The absorbance value of BC cells at the wavelength of 450 nm was recorded using CCK-8 at the indicated time points to plot the growth curves. In terms of the colony formation assay, BC cells (1000 cells/well) were seeded into 6-well plates, which were then routinely cultured for two weeks before their fixed staining. Cells were stained using EdU reagent and 4',6-diamidino-2-phenylindole (DAPI) to capture the cell proliferation signals under a fluorescence microscope (Leica, Wetzlar, Germany).

Flow cytometric analysis

BC cells were resuspended and fixed with 70% ethanol overnight at 4 °C for the measurement of the cell cycle arrest by flow cytometry (Becon Dickinson FACS Calibur, NY, USA). Additionally, BC cells were treated with Annexin V-FITC/PI staining and a Cell Apoptosis Kit for the evaluation of cell apoptosis by flow cytometry (Becon Dickinson FACS Calibur).

Transwell assay

For the migration assay, 500 μl complete medium was supplemented to the lower chamber of the Transwell chamber, and then 5 × 105 BC cells were resuspended in serum-free medium and subsequently added to the upper chamber of the Transwell chamber (the pore of the Transwell was 8.0 μm, Corning, Corning, NY, USA and Labselect, Chongqing, China). Upon a 24-h incubation in an incubator with 5% CO2, the cells were fixed by 75% ethanol and stained with crystal violet solution. For the invasion experiment, 50 μl of Matrigel diluted by serum-free medium was firstly supplemented into the upper chamber of the Transwell chamber, which was placed at 37 °C for 1 h. The rest steps were the same as the migration experiment.

Western blotting

Total proteins from BC cells were extracted with radioimmunoprecipitation assay (RIPA) lysis buffer containing phenylmethyl sulfonylfluoride (PMSF), followed by SDS-PAGE, and transferred to polyvinylidene difluoride (PVDF) membranes (Millipore, Billerica, MA, USA). After that, the PVDF membranes were blocked with 5% skimmed milk and incubated with the corresponding primary antibody: Bax (1:1000, Abcam, Cambridge, UK), Bcl-2 (1:1000, Abcam), MAPK6 (1:1000, Abcam), p-MAPK6 (1:1000, Abcam), p38 (1:1000, Cell Signaling Technology, Danvers, MA, USA), p-p38 (1:1000, Cell Signaling Technology), ERK (1:1000, Cell Signaling Technology), p-ERK (1:1000, Cell Signaling Technology), and β-actin (1:5000, Cell Signaling Technology). Next, the membranes were incubated at 4℃ for 14 h, and subsequently, the membranes were incubated with the corresponding secondary antibody (1:6000, Cell Signaling Technology) for 1.5 h at room temperature. Lastly, the band signal was visualized using an enhanced chemiluminescence (ECL) detection system (Millipore).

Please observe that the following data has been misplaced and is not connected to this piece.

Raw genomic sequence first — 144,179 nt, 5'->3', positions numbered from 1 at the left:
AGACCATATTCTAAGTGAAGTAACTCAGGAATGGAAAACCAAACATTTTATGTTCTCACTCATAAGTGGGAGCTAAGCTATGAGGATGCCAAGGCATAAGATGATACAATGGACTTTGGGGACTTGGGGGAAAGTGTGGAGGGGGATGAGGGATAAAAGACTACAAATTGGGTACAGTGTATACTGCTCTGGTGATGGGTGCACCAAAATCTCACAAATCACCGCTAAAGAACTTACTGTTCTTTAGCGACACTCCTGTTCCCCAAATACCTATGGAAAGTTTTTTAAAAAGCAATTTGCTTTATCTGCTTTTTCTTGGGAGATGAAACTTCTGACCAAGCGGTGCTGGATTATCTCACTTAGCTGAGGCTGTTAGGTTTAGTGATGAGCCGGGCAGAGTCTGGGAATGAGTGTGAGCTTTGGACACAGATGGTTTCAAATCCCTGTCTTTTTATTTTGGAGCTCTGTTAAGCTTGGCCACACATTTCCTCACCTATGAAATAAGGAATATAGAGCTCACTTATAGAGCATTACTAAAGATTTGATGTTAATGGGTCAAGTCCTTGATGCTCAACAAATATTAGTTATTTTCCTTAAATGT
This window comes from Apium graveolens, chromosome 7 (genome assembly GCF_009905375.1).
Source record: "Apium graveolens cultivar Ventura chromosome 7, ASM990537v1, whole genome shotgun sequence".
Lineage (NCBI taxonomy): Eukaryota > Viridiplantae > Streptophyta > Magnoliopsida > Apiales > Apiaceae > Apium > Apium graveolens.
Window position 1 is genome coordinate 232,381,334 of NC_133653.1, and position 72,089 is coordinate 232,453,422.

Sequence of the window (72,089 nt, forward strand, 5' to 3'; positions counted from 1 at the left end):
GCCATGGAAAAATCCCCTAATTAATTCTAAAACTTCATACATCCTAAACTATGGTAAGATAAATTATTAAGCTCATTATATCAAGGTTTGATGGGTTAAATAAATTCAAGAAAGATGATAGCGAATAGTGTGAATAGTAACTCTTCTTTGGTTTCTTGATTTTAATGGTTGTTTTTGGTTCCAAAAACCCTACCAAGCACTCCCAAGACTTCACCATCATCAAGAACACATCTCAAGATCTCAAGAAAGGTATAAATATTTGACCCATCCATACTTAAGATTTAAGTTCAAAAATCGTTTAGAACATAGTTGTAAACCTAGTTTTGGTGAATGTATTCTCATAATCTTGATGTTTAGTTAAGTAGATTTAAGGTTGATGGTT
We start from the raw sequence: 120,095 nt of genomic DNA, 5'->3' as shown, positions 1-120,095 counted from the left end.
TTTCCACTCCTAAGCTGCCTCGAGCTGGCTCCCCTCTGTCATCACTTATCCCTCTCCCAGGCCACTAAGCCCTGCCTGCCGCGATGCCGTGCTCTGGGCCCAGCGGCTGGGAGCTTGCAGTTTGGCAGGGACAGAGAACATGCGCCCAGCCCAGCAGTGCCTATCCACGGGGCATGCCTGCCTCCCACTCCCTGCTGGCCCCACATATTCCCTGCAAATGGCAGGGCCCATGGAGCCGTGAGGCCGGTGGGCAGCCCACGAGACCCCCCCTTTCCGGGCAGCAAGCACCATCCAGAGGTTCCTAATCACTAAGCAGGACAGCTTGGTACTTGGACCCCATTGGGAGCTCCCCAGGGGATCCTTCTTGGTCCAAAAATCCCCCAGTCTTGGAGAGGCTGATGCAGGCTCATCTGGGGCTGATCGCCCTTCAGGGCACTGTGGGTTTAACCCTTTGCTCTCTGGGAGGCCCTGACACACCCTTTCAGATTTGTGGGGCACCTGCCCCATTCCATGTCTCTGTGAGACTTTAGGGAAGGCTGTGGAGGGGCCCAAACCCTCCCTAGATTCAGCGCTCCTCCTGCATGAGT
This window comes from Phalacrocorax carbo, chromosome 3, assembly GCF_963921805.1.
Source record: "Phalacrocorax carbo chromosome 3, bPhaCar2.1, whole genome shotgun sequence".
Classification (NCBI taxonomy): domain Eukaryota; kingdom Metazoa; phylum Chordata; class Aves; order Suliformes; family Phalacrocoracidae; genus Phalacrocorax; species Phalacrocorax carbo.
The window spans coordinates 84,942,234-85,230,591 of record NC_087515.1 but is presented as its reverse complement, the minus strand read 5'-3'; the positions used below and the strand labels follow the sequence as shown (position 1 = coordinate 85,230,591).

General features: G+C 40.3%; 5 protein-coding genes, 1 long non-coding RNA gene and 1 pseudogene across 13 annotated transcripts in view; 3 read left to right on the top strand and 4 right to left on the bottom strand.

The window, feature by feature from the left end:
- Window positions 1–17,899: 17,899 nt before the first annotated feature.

Immunohistochemistry (IHC)

The paraffin-embedded tissue sections were subjected to dewaxing, rehydration, as well as antigen repair. Next, the tissue sections were incubated at 4 °C overnight with Ki67 (1:100, Cell Signaling Technology), MAPK6 (1:50, Abcam) and Caspase-7-specific antibody (1:500, Abcam) followed by 1-h incubation at 37 °C with the biotin-labeled secondary antibody. Lastly, the tissues were stained with DAB and hematoxylin.

Fluorescence in situ hybridization (FISH) and immunofluorescence (IF) assay

BC cells seeded on coverslips were subjected to incubation overnight at 4℃ with the corresponding specific antibody (TAF15, 1:200, Abcam) and with FITC-conjugated secondary antibody (1:200, Cell Signaling Technology) for 1 h at 37℃. Subsequently, the cells were cultivated for 13 h at 45℃ using a probe (5’CY3- AGAAGAGGCCTTGGGATTGGTTCGCTGC—3’CY3) (Geneseed) and then counterstained with DAPI.

Biotinylated RNA pull-down assay and mass spectrometry

The RNA pull-down assay was implemented using a biotin-labeled circDNAJC11 probe (Genecreate, Wuhan, China) and a Pierce™ Magnetic RNA Protein Pull-Down Kit (Thermo Fisher Scientific). Finally, the interacting proteins were identified by mass spectrometry and western blot analysis.

RNA immunoprecipitation (RIP) analysis

The RIP assays were conducted using the TAF15 (Abcam) and IgG (Abcam) control -specific antibodies, and the RNA Immunoprecipitation Kit (Geneseed). Expression levels of RNA and target protein in the samples were assessed by qRT-PCR and western blot, respectively.

Animal experiments

Female BALB/c nude mice (4–6 weeks) were purchased from Chongqing Tengxin Biotechnology Co., Ltd. (Chongqing, China) and reared under the standard conditions of the Experimental Animal Center of Chongqing Medical University. MCF-7 cells (2 × 107) at the logarithmic growth phase were resuspended in Matrigel (BD Biosciences, Bedford, MA, USA) and subcutaneously injected into the dorsal skin of mice. Tumor size was monitored for each mouse, which was calculated with the formula: length × width × width × 0.5. The tumor size was recorded after 28 days using a small animal imaging system (Berthold, Wildbad, Germany), and next, the mice were also euthanized. Finally, the excised tumors were weighed and measured. Meanwhile, a survival analysis was performed on mice (n = 10 mice/per group) with 70 days as the cutoff. All animal studies were identified by the Ethics Committee of the First Affiliated Hospital of Chongqing Medical University (No. 2022-K228).

Statistical analysis